Changemakers of India: Nobel Intentions

Many years ago, a small boy walking towards his school noticed a boy of the same age down the road. He was working in a cobbler shop with his father.

On reaching school, the child continuously questioned the teachers and headmaster about the boy he had seen earlier. He was curious to know why that boy was in a shop and not in school, studying like him. None of his teachers knew what to say to him.

So he approached the cobbler after school and asked him the same question. The cobbler said to him – Some children are born to work.

The boy could not forget what he felt that day, a deep sense of injustice. He carried this feeling with him, questioning many parts of the society. When he was 15, he decided to organise a dinner on Gandhi Jayanthi. The dinner was to be cooked by the “lower castes” of his village for the upper caste leaders. At first, the lower castes refused. It was unthinkable to them. But he coaxed them, reminding them of how the leaders talked about abolishing the caste system.

When the day arrived, the meal was cooked and he waited eagerly for the leaders who had promised to come. Several hours went by and none of them came. He sat down and decided to eat the food himself. When he took the first bite, he burst into tears. One of the women who cooked the meal told him that the leaders may not have come, but an upper caste person did eat their meal and that day, he had won.

When he returned home, he was punished by the leaders. They began to treat him as untouchable. He, in turn, decided that he would outcast the entire caste system. He dropped his surname and adopted “Satyarthi” which means a “Seeker of Truth”.

This boy grew up to be Kailash Satyarthi, child rights activist, recipient of the Nobel Peace Prize in 2014, and the “Humanitarian of the year” award by Harvard Institute in 2015.

The struggle against child labour

Source: Participant Media

During his years in engineering college, Sathyarthi learnt how the most explosive energy could be harnessed for our use. He kept going back in his mind to everything he grew up witnessing and believed deep within that his anger could be turned into action that could help change the injustice.

Having personal experiences with child labour and caste differences, he gave up his post as an engineer. Following the tradition of Mahatma Gandhi, he then waged a peaceful struggle to stop children from being exploited for labour instead of attending school.

He was the Secretary-General for Bonded Labor Liberation Front in 1980 and founded the Bachpan Bachao Andolan later that year. The project gained momentum quickly. Currently, 86000 children have been freed from 144 countries because of his efforts.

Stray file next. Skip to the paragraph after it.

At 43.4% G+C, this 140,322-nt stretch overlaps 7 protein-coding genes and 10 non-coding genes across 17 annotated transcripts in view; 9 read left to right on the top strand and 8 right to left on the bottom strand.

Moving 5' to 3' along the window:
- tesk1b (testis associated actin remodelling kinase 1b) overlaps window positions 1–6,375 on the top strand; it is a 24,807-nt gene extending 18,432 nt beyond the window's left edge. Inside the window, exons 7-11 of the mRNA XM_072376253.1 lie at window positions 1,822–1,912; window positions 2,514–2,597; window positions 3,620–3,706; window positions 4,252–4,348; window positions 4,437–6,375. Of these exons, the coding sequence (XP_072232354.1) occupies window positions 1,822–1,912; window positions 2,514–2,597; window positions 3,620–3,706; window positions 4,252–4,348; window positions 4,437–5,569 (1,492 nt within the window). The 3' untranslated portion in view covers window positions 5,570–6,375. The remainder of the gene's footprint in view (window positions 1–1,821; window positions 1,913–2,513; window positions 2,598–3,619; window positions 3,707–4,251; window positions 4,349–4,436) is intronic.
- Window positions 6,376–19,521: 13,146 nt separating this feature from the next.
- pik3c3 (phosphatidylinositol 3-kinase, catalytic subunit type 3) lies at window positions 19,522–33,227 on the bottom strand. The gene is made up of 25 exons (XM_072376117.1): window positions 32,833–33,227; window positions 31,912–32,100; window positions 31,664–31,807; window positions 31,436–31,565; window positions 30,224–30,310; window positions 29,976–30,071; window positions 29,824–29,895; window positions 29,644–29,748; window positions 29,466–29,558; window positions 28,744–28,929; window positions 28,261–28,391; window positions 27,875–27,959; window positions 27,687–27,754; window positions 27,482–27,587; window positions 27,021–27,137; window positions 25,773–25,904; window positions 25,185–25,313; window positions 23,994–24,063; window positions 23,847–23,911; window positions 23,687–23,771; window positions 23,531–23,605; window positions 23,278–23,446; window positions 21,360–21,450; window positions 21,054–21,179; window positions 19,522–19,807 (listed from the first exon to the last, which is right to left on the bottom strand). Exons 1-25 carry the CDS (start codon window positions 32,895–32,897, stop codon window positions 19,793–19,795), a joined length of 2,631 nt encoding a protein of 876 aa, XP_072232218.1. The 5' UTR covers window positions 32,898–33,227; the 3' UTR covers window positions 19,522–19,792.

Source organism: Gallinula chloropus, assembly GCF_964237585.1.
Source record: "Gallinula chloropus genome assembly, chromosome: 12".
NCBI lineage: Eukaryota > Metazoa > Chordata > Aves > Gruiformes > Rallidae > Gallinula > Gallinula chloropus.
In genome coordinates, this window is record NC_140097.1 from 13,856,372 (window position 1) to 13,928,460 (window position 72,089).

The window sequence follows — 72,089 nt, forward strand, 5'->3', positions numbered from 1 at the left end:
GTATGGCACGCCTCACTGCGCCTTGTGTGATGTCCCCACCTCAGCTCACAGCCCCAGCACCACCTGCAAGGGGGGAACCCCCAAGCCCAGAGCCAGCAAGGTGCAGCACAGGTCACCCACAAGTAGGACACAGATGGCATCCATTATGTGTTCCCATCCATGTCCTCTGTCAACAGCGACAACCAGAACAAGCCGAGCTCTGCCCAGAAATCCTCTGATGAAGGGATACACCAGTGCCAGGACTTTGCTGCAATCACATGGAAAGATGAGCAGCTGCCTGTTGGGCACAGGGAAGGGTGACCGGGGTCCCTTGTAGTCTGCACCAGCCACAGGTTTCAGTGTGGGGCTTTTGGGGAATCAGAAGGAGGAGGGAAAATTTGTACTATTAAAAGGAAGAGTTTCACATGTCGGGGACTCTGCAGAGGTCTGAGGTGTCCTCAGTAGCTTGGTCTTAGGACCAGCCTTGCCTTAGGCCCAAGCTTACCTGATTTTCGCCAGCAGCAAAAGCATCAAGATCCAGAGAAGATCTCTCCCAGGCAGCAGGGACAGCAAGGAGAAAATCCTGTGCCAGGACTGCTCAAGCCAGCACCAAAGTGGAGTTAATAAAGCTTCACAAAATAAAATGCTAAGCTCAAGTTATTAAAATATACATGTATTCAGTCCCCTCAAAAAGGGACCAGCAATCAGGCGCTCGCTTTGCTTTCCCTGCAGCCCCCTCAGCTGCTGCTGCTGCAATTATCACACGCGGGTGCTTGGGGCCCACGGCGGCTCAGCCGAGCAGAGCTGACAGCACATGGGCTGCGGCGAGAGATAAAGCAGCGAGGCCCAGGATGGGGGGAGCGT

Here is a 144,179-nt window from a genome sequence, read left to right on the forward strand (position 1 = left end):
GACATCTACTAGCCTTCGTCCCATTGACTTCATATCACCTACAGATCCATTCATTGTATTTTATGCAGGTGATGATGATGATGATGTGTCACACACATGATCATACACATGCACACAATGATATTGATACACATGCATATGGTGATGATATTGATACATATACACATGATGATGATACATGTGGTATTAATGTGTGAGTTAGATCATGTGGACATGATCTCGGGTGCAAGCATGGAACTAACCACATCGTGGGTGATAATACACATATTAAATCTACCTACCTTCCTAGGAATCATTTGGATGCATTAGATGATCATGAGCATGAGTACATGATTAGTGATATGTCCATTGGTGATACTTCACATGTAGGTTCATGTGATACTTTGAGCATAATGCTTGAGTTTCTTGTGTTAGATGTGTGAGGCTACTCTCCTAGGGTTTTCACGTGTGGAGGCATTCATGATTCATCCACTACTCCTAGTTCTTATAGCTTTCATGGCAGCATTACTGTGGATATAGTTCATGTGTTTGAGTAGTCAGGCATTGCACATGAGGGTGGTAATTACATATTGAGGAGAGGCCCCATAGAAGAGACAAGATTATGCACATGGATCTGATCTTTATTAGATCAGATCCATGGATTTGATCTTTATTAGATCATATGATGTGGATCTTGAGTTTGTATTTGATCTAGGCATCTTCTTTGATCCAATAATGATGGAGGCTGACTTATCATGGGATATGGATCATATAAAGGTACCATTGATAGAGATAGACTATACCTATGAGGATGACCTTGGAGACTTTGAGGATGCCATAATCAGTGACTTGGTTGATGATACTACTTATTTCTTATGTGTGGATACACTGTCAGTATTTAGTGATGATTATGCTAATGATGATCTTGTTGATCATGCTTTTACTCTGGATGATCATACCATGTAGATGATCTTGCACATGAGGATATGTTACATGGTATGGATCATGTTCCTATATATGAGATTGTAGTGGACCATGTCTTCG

“The Global March Against Child Labour is a movement to mobilise worldwide efforts to protect and promote the rights of all children, especially the right to receive a free, meaningful education and to be free from economic exploitation and from performing any work that is likely to be harmful to the child’s physical, mental, spiritual, moral or social development,” says Sathyarthi.

After the success of his first venture, he went on to different programs and movements. He started the Global March Against Child Labor in 1998. Members from over 140 different countries participated in the march.

Kailash Sathyarthi Children’s Foundation

Source: worldschildrensprize.org

In 2004, he began The Kailash Satyarthi Children’s Foundation. The vision was a world where every child is free, safe, healthy and educated. The project focuses on policy advocacy, preserving child rights and being recognized as a global voice for children’s education. The organization aims at being a global umbrella for participation by people around the world. He was the 2nd Indian recipient of the Nobel Peace Prize after Mother Teresa in 1979.

His organization KSCF started a Bharat Yatra in September 2017 to spread awareness in the country about child trafficking and sexual abuse. The yatra had 10,00,000 citizens participation.

Recently the organisation started the Bal Mitra Gram (Child-friendly village) program across several villages in India. The social movement was geared at creating a safe and protected environment for children in villages where their rights are protected. The children are brought in and they make decisions for their welfare through Bal Panchayats (Children’s Council). They also participate in gram panchayats and take decisions on issues that affect them.

Along with this, the organisation introduced Bal Mitra Mandal or child-friendly communities in these villages. Here the children develop leadership skills and learn to advocate for their rights. These mandals also provide them with quality remedial classes to upgrade their education.

“From my own experience, I want to say that you should follow your heart, and the mind will follow you. Believe in yourself, and you will create miracles,” says Satyarthi, a man who united the entire country under the music of compassion for children.

You can support the incredible work done by Kailash Sathyarthi Children’s Foundation.

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